Now, I know that many of you hip-hop aficionados tend to hold albums that are either breakthroughs/genre-defining moments in higher regard than others. I don’t blame you: every surface of music’s vast spectrum has its own heroes. I’ll readily admit that Doggystyle was definitely a shining moment for Snoop, and hip-hop itself. Still, it’s a good album, whose positives and negatives come to near-balance with each other. It’s far from perfect, but isn’t anywhere close to terrible either. It is what it is. And it is Snoop Dogg’s Doggystyle. Now then, have you come up with an answer for my introductory question" Well, if you haven’t, then I suppose I have a little bit of ammunition to use against “S-N-Double-O-G” in case I want to bring him down a few notches.

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Bassist540 (4.5)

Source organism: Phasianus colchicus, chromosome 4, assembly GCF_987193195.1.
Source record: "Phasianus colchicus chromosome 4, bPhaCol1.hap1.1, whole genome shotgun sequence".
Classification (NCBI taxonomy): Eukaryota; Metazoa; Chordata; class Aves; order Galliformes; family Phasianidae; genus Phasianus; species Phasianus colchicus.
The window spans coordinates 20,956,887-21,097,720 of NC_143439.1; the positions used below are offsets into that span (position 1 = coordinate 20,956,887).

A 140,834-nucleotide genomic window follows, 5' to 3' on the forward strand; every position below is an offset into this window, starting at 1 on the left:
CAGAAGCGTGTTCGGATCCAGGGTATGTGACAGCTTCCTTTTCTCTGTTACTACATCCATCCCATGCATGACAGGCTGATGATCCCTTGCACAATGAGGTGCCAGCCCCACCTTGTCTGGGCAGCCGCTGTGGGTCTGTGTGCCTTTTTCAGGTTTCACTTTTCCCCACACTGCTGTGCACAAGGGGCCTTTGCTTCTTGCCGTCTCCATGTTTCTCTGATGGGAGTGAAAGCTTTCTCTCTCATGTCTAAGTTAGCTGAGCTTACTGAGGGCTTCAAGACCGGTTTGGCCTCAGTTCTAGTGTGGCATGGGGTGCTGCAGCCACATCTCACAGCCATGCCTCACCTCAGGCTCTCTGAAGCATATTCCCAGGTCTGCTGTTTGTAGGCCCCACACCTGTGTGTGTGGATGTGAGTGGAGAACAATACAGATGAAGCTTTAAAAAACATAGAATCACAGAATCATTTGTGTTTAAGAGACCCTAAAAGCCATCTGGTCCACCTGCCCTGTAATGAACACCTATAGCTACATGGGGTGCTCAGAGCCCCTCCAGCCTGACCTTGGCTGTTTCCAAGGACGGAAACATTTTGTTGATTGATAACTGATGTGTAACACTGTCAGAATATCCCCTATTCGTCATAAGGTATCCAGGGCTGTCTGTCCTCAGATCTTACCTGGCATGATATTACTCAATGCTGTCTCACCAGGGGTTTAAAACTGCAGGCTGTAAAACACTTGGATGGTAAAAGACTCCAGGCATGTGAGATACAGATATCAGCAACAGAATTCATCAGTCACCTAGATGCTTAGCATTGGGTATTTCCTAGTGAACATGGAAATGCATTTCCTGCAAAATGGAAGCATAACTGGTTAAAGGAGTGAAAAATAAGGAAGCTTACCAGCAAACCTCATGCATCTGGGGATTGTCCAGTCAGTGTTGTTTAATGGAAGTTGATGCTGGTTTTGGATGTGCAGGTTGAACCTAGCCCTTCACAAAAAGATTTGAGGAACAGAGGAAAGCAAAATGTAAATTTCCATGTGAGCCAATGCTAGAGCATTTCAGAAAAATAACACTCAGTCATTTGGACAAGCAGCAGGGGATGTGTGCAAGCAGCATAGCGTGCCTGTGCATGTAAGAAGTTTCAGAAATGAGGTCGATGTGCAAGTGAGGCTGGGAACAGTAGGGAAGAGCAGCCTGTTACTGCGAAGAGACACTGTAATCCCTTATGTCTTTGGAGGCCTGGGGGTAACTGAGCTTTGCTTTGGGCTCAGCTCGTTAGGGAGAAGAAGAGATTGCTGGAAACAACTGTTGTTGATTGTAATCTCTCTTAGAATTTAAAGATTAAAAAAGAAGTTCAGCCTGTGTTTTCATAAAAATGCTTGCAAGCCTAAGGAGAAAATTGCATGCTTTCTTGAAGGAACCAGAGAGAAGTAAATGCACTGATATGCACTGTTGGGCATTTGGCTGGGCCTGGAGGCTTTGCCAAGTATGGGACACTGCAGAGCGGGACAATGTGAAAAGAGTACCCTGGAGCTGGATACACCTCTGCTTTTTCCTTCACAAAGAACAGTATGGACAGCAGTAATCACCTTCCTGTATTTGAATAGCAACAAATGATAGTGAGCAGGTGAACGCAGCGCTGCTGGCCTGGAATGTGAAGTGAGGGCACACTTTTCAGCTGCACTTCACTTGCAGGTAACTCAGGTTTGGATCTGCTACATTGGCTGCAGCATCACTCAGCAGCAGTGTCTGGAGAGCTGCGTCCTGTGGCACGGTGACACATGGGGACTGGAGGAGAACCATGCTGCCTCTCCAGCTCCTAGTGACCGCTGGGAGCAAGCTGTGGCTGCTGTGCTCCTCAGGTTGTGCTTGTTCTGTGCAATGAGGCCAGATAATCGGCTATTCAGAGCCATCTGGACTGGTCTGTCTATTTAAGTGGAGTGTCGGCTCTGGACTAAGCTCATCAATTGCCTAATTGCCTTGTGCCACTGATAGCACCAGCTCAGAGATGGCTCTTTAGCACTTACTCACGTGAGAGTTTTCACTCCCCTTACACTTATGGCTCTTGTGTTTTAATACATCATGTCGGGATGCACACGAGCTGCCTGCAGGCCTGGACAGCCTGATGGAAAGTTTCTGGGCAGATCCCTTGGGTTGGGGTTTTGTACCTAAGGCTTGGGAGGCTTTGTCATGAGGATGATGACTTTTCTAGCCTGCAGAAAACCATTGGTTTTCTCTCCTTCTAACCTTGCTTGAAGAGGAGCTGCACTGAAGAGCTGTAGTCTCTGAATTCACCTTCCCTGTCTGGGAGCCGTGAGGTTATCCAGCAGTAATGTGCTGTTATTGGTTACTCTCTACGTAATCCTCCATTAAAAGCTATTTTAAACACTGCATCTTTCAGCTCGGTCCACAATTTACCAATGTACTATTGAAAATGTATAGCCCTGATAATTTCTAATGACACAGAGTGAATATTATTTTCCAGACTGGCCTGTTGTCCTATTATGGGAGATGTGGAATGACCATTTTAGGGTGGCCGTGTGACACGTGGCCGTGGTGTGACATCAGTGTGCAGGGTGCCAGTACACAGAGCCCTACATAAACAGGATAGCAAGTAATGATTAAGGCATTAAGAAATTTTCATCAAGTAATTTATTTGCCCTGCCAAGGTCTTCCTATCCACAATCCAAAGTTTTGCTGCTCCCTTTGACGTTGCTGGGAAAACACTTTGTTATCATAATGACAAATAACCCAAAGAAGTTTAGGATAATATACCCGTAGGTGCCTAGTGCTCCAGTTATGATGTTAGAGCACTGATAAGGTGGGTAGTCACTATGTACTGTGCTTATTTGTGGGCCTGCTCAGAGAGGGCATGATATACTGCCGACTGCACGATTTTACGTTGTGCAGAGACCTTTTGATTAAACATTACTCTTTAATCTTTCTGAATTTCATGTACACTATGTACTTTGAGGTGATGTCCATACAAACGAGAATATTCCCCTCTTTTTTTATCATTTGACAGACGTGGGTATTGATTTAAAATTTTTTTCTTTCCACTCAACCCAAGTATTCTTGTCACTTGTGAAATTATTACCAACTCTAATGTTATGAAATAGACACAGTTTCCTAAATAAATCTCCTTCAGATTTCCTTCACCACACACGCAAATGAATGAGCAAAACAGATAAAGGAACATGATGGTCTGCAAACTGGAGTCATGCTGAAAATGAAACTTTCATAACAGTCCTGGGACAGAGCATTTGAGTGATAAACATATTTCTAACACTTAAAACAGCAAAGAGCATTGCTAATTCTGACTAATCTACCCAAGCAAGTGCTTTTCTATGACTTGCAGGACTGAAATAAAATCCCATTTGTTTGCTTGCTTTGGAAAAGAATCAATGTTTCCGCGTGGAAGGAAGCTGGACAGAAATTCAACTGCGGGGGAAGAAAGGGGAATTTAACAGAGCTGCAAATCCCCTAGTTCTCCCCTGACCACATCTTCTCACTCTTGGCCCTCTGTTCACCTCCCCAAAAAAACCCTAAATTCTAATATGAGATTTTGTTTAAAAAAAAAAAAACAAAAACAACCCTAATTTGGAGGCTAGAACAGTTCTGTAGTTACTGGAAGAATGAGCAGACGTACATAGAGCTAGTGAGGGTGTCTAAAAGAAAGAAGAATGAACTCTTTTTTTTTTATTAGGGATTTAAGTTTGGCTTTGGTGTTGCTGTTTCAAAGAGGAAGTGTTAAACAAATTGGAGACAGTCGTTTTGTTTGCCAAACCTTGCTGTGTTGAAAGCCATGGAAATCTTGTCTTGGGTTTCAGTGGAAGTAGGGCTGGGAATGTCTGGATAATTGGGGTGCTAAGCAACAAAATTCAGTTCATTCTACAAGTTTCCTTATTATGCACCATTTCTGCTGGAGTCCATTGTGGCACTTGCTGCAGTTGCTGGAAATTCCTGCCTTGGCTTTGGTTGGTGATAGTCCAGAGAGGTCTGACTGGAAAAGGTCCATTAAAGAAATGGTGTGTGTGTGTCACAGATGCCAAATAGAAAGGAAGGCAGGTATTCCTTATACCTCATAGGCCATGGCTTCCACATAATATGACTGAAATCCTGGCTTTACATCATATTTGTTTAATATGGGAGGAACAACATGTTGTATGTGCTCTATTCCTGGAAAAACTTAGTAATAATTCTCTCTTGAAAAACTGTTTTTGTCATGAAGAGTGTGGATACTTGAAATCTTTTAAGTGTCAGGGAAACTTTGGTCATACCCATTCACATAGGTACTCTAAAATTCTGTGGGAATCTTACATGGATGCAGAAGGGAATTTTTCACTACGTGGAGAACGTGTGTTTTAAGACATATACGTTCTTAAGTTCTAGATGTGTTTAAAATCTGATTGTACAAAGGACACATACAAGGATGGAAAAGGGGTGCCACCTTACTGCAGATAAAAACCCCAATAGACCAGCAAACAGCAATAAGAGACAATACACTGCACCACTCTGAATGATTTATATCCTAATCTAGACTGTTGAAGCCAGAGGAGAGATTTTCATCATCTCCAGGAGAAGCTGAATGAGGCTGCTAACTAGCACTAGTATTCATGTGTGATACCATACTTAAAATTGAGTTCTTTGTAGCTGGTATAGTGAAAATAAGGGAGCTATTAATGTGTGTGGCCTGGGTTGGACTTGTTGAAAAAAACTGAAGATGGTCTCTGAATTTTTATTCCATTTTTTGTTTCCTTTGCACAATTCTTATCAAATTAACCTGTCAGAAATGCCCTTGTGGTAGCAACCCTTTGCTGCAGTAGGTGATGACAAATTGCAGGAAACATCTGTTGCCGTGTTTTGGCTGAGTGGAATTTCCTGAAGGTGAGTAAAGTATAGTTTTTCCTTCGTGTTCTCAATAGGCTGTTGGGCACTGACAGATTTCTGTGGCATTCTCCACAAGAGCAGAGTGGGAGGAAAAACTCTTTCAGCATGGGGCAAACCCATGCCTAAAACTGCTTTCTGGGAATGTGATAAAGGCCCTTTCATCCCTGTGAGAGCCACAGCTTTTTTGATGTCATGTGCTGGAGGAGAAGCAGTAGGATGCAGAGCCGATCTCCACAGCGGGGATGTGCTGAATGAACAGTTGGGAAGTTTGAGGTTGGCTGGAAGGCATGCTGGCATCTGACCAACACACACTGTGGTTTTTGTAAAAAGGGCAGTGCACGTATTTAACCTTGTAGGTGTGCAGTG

The perfect West Coast Hip Hop record....

Comments:Add a Comment 
June 13th 2006


Album Rating: 3.0

The only Snoop Dogg album I own is The Doggfather, pretty cool. Good job on the review, but I actully enjoy Snoop Dogg's rapping style and delivery.

June 13th 2006


Album Rating: 2.5

nice review. i agree most mainstream rap (nowadays) is terrible.This Message Edited On 06.13.06

The Jungler
June 13th 2006


I'm with Zebra, I like Snoop's style. I'm glad you reviewed this, you did a great job. I may do R&G or the new Paul Wall CD next.

The Jungler
June 13th 2006


Drive Slow is on that CD, and that song owns so hard.

EDIT: Joe's got Paul Wall and I'm doing The Root's Things Fall Apart.

Bring Hip-Hop to Sputnik ftw.This Message Edited On 06.13.06

June 13th 2006


Album Rating: 3.5

I understand what you mean about the album sounding sloppy, I usually don't listen to the whole thing because it does seem uneven and rushed in places, but still I'd rate it a little higher, I'm glad someone is doing more hip-hop

June 26th 2006


Album Rating: 4.5 | Sound Off